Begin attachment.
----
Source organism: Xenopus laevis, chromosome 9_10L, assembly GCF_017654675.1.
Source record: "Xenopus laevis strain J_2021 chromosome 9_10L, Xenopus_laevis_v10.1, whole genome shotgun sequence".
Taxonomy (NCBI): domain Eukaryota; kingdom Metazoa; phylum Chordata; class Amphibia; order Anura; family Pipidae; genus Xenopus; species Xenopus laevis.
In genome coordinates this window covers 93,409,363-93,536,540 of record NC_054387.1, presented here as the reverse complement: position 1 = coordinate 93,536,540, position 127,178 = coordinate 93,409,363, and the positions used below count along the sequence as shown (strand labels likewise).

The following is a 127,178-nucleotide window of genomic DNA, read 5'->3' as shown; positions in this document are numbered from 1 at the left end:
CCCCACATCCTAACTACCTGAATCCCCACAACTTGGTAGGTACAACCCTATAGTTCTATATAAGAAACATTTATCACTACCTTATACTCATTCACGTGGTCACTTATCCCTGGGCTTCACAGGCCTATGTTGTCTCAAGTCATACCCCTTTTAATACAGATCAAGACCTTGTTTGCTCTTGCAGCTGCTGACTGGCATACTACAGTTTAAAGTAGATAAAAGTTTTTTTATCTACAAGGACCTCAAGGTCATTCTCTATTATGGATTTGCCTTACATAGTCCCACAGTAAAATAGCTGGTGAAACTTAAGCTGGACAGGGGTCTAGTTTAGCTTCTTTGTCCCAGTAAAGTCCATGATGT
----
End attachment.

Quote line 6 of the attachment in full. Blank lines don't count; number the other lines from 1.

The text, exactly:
CCCCACATCCTAACTACCTGAATCCCCACAACTTGGTAGGTACAACCCTATAGTTCTATATAAGAAACATTTATCACTACCTTATACTCATTCACGTGGTCACTTATCCCTGGGCTTCACAGGCCTATGTTGTCTCAAGTCATACCCCTTTTAATACAGATCAAGACCTTGTTTGCTCTTGCAGCTGCTGACTGGCATACTACAGTTTAAAGTAGATAAAAGTTTTTTTATCTACAAGGACCTCAAGGTCATTCTCTATTATGGATTTGCCTTACATAGTCCCACAGTAAAATAGCTGGTGAAACTTAAGCTGGACAGGGGTCTAGTTTAGCTTCTTTGTCCCAGTAAAGTCCATGATGT